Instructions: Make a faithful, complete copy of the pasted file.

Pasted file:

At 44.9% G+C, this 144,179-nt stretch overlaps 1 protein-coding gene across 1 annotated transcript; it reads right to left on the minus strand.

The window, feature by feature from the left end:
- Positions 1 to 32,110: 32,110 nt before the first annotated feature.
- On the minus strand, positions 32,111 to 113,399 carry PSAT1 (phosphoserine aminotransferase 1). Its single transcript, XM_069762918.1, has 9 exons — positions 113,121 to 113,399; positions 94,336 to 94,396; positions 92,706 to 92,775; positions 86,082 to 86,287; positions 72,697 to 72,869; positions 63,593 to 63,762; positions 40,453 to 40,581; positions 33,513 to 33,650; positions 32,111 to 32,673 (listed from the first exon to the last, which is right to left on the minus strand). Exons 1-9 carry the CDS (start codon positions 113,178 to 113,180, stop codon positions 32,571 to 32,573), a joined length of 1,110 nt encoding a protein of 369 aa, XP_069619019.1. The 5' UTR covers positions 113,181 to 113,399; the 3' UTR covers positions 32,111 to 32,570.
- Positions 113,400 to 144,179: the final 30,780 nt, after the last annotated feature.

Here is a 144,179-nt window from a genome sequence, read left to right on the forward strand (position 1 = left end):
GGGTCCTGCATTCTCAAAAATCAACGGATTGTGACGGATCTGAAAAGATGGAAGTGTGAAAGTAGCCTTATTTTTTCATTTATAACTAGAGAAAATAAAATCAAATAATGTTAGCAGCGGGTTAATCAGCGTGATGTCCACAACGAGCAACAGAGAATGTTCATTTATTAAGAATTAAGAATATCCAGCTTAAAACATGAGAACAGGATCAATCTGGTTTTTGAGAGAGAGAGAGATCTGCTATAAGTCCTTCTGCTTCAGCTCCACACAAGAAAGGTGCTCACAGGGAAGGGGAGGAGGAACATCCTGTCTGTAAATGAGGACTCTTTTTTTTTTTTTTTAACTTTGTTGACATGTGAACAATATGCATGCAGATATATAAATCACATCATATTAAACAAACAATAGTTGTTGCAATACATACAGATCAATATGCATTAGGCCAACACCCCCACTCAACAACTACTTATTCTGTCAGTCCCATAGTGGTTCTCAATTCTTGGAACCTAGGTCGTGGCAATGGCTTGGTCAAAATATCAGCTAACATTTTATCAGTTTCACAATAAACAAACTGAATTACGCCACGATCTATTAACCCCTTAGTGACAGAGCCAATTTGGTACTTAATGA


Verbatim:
At 44.9% G+C, this 144,179-nt stretch overlaps 1 protein-coding gene across 1 annotated transcript; it reads right to left on the minus strand.

The window, feature by feature from the left end:
- Positions 1 to 32,110: 32,110 nt before the first annotated feature.
- On the minus strand, positions 32,111 to 113,399 carry PSAT1 (phosphoserine aminotransferase 1). Its single transcript, XM_069762918.1, has 9 exons — positions 113,121 to 113,399; positions 94,336 to 94,396; positions 92,706 to 92,775; positions 86,082 to 86,287; positions 72,697 to 72,869; positions 63,593 to 63,762; positions 40,453 to 40,581; positions 33,513 to 33,650; positions 32,111 to 32,673 (listed from the first exon to the last, which is right to left on the minus strand). Exons 1-9 carry the CDS (start codon positions 113,178 to 113,180, stop codon positions 32,571 to 32,573), a joined length of 1,110 nt encoding a protein of 369 aa, XP_069619019.1. The 5' UTR covers positions 113,181 to 113,399; the 3' UTR covers positions 32,111 to 32,570.
- Positions 113,400 to 144,179: the final 30,780 nt, after the last annotated feature.

Here is a 144,179-nt window from a genome sequence, read left to right on the forward strand (position 1 = left end):
GGGTCCTGCATTCTCAAAAATCAACGGATTGTGACGGATCTGAAAAGATGGAAGTGTGAAAGTAGCCTTATTTTTTCATTTATAACTAGAGAAAATAAAATCAAATAATGTTAGCAGCGGGTTAATCAGCGTGATGTCCACAACGAGCAACAGAGAATGTTCATTTATTAAGAATTAAGAATATCCAGCTTAAAACATGAGAACAGGATCAATCTGGTTTTTGAGAGAGAGAGAGATCTGCTATAAGTCCTTCTGCTTCAGCTCCACACAAGAAAGGTGCTCACAGGGAAGGGGAGGAGGAACATCCTGTCTGTAAATGAGGACTCTTTTTTTTTTTTTTTAACTTTGTTGACATGTGAACAATATGCATGCAGATATATAAATCACATCATATTAAACAAACAATAGTTGTTGCAATACATACAGATCAATATGCATTAGGCCAACACCCCCACTCAACAACTACTTATTCTGTCAGTCCCATAGTGGTTCTCAATTCTTGGAACCTAGGTCGTGGCAATGGCTTGGTCAAAATATCAGCTAACATTTTATCAGTTTCACAATAAACAAACTGAATTACGCCACGATCTATTAACCCCTTAGTGACAGAGCCAATTTGGTACTTAATGA